Before we learn about the Spreadsheet Review Process, some general tips on auditing or reviewing spreadsheets.
Don’t Work on the original- MAKE COPIES
First and foremost you should perform your reviews and comparisons on copies of the original spreadsheet. This way you will not accidentally cause an error while you are trying to eliminate them. Zip or compress the originals and then work on the copies. Change the name of the copies slightly so that you know which files you can work on.
The basics of a spreadsheet review process
The basics of a spreadsheet review are:
- Identify any obvious errors. Using the Excel tools there are a number of errors that, once you know where to look, will be either obviously an error or they will be correct. This includes overwritten formula, hardcoded numbers and sheets that should be copies of each other but aren’t.
- Next look at the high risk formulas and functions. In this course we highlight what can make a function high risk and ways to find them.
- Depending on how much time you have and how important the spreadsheet is, you should review the rest of the cells as spreadsheet errors can occur anywhere.
- Once you have completed this you should have an extremely good idea of the accuracy of the spreadsheet.
Documenting the spreadsheet review findings:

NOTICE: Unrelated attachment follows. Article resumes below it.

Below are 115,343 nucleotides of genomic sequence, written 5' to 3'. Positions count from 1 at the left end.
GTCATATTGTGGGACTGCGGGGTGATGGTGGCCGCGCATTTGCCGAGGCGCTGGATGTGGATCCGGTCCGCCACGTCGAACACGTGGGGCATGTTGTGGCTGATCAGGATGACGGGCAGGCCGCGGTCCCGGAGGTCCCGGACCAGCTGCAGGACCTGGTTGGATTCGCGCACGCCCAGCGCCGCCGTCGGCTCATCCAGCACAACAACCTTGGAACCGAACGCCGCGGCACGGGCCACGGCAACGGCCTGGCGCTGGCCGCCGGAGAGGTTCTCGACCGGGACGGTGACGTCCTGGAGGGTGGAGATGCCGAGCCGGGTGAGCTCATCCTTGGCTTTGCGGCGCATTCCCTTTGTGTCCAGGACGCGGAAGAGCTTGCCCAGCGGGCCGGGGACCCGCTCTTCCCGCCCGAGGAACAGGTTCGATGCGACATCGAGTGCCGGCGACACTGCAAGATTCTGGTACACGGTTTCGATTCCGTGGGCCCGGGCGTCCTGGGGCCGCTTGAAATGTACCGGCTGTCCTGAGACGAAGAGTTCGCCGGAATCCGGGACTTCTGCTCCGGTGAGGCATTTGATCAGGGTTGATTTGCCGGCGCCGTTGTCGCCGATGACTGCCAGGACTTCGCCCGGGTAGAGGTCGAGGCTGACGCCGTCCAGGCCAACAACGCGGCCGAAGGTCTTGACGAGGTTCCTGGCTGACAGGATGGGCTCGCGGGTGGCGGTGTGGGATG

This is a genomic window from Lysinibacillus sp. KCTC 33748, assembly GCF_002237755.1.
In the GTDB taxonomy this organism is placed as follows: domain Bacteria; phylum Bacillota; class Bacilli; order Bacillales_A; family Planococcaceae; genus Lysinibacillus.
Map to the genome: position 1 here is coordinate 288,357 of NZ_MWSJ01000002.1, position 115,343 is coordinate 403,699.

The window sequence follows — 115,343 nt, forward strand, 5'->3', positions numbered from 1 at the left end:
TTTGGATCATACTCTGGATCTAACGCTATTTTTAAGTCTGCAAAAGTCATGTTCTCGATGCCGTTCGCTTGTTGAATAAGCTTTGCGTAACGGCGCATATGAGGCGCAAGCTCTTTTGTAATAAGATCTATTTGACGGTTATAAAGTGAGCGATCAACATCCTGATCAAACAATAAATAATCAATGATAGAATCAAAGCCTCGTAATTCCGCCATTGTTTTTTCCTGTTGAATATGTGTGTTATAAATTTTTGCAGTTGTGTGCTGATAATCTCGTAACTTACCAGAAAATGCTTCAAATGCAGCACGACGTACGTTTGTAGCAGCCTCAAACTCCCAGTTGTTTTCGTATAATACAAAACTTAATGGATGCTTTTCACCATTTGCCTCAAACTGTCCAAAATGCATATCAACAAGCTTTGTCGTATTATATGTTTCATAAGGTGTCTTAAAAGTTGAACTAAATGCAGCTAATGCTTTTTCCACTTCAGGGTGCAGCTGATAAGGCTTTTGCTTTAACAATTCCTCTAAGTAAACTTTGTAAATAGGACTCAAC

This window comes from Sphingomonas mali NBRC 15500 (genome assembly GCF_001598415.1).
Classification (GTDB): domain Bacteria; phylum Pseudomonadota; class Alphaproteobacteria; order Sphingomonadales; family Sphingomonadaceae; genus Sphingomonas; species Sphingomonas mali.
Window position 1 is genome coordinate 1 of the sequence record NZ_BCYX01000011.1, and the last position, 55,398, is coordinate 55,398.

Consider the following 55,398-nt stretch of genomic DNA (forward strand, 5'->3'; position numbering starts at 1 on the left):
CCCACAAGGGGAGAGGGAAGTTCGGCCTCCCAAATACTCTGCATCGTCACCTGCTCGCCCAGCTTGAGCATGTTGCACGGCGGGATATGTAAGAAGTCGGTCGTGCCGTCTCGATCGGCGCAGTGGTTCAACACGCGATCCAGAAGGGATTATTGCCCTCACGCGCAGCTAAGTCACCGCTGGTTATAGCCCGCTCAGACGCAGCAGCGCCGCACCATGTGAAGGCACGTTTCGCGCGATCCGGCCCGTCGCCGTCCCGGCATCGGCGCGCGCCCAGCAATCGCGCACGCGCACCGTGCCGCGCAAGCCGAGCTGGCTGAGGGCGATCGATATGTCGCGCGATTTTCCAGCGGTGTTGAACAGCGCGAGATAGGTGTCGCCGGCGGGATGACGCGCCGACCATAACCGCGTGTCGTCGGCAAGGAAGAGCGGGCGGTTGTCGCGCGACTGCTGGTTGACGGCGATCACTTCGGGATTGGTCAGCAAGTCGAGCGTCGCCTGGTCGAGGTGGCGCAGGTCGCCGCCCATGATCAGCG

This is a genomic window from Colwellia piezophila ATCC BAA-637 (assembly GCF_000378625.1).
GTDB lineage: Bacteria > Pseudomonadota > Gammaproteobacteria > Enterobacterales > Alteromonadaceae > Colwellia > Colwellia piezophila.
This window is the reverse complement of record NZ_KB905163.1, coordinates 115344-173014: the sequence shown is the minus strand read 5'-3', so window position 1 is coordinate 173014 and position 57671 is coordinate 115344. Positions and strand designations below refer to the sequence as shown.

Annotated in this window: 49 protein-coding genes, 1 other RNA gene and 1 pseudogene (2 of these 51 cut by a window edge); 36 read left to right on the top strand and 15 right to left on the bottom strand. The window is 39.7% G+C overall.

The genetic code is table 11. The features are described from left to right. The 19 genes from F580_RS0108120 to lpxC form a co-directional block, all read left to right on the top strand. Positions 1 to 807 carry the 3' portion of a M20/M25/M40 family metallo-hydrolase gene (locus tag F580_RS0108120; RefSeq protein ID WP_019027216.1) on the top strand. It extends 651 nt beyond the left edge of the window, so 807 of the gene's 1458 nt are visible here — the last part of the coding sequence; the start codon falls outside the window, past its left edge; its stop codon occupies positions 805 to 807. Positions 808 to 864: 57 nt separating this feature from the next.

Now it’s all very well going out and finding the errors, but how do you document them, especially if you are doing the review on someone else’s spreadsheet. The last thing you want to do is have to re-review cells because you can’t remember if you have looked at them at all.
When you find cells that need to be checked, put them onto a seperate sheet or use the inbuilt features of a tool like ExcelAnalyzer.
We have found that a simple spreadsheet like this helps.
- On each row you can identify the spreadsheet (workbook name), the sheet name and the cells being referred to.
- Describe the issue or concern in sufficient detail e.g. ‘the formula looks are the prior year instead of the current year’ instead of ‘Inconsistent Formula’
- Have a space for follow up comments and explanations. Even if this is just for you, this column is useful.
- It is also very useful to attempt to rank the potential error found when you find it. You can come up with your own scale, but for us a:
- High risk is an error we are fairly sure about and it is currently affecting the numbers in the model i.e. the numbers are wrong as they are.
- A Medium risk is an error that is not currently affecting the numbers of the model, but will cause a problem if aspects or inputs of the spreadsheet are changed. These are also serious errors as spreadsheets are often used to quickly see the results of changes made. These medium errors mean that the model is not as flexible as you think and you should be cautious when making any changes to the model, be it inputs or formula.
- A low risk is normally just a presentation type issue
- (Query) In some instances it is not clear whether a cell contains an error or not. Here we raise queries so that the issue is not lost and at some point it needs to be explained and cleared from the report.